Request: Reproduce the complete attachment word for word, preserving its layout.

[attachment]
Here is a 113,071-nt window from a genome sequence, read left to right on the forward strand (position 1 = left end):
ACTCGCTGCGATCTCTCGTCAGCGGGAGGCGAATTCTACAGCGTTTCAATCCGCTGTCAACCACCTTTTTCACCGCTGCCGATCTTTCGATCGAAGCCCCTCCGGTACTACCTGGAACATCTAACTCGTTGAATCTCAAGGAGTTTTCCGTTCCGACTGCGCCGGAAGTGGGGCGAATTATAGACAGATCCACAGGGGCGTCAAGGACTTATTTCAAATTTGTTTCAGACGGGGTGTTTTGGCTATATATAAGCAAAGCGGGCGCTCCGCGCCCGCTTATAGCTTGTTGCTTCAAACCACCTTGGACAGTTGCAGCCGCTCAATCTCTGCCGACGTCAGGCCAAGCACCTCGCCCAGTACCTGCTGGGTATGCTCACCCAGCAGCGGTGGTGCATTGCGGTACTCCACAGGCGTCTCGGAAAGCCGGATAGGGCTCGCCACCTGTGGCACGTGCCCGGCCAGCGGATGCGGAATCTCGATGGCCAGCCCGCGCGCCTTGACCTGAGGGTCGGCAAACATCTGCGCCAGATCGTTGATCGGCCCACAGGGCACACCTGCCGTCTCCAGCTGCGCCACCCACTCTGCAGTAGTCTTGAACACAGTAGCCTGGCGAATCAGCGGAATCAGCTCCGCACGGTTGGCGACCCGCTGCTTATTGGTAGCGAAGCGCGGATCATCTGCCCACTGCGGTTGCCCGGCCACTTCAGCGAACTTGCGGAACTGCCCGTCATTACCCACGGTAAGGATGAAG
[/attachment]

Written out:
Here is a 113,071-nt window from a genome sequence, read left to right on the forward strand (position 1 = left end):
ACTCGCTGCGATCTCTCGTCAGCGGGAGGCGAATTCTACAGCGTTTCAATCCGCTGTCAACCACCTTTTTCACCGCTGCCGATCTTTCGATCGAAGCCCCTCCGGTACTACCTGGAACATCTAACTCGTTGAATCTCAAGGAGTTTTCCGTTCCGACTGCGCCGGAAGTGGGGCGAATTATAGACAGATCCACAGGGGCGTCAAGGACTTATTTCAAATTTGTTTCAGACGGGGTGTTTTGGCTATATATAAGCAAAGCGGGCGCTCCGCGCCCGCTTATAGCTTGTTGCTTCAAACCACCTTGGACAGTTGCAGCCGCTCAATCTCTGCCGACGTCAGGCCAAGCACCTCGCCCAGTACCTGCTGGGTATGCTCACCCAGCAGCGGTGGTGCATTGCGGTACTCCACAGGCGTCTCGGAAAGCCGGATAGGGCTCGCCACCTGTGGCACGTGCCCGGCCAGCGGATGCGGAATCTCGATGGCCAGCCCGCGCGCCTTGACCTGAGGGTCGGCAAACATCTGCGCCAGATCGTTGATCGGCCCACAGGGCACACCTGCCGTCTCCAGCTGCGCCACCCACTCTGCAGTAGTCTTGAACACAGTAGCCTGGCGAATCAGCGGAATCAGCTCCGCACGGTTGGCGACCCGCTGCTTATTGGTAGCGAAGCGCGGATCATCTGCCCACTGCGGTTGCCCGGCCACTTCAGCGAACTTGCGGAACTGCCCGTCATTACCCACGGTAAGGATGAAG